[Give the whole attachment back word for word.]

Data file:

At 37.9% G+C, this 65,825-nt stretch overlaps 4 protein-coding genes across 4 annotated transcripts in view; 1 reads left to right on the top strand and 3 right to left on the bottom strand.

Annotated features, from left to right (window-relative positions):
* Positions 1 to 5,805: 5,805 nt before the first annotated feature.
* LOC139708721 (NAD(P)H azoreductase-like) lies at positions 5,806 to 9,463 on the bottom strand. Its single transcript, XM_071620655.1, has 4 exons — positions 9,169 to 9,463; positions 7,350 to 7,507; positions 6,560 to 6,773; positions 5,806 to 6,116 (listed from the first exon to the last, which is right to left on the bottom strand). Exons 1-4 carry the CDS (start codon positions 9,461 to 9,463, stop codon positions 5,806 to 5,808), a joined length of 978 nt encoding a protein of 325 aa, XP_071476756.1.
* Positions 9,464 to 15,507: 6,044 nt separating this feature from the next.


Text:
At 37.9% G+C, this 65,825-nt stretch overlaps 4 protein-coding genes across 4 annotated transcripts in view; 1 reads left to right on the top strand and 3 right to left on the bottom strand.

Annotated features, from left to right (window-relative positions):
* Positions 1 to 5,805: 5,805 nt before the first annotated feature.
* LOC139708721 (NAD(P)H azoreductase-like) lies at positions 5,806 to 9,463 on the bottom strand. Its single transcript, XM_071620655.1, has 4 exons — positions 9,169 to 9,463; positions 7,350 to 7,507; positions 6,560 to 6,773; positions 5,806 to 6,116 (listed from the first exon to the last, which is right to left on the bottom strand). Exons 1-4 carry the CDS (start codon positions 9,461 to 9,463, stop codon positions 5,806 to 5,808), a joined length of 978 nt encoding a protein of 325 aa, XP_071476756.1.
* Positions 9,464 to 15,507: 6,044 nt separating this feature from the next.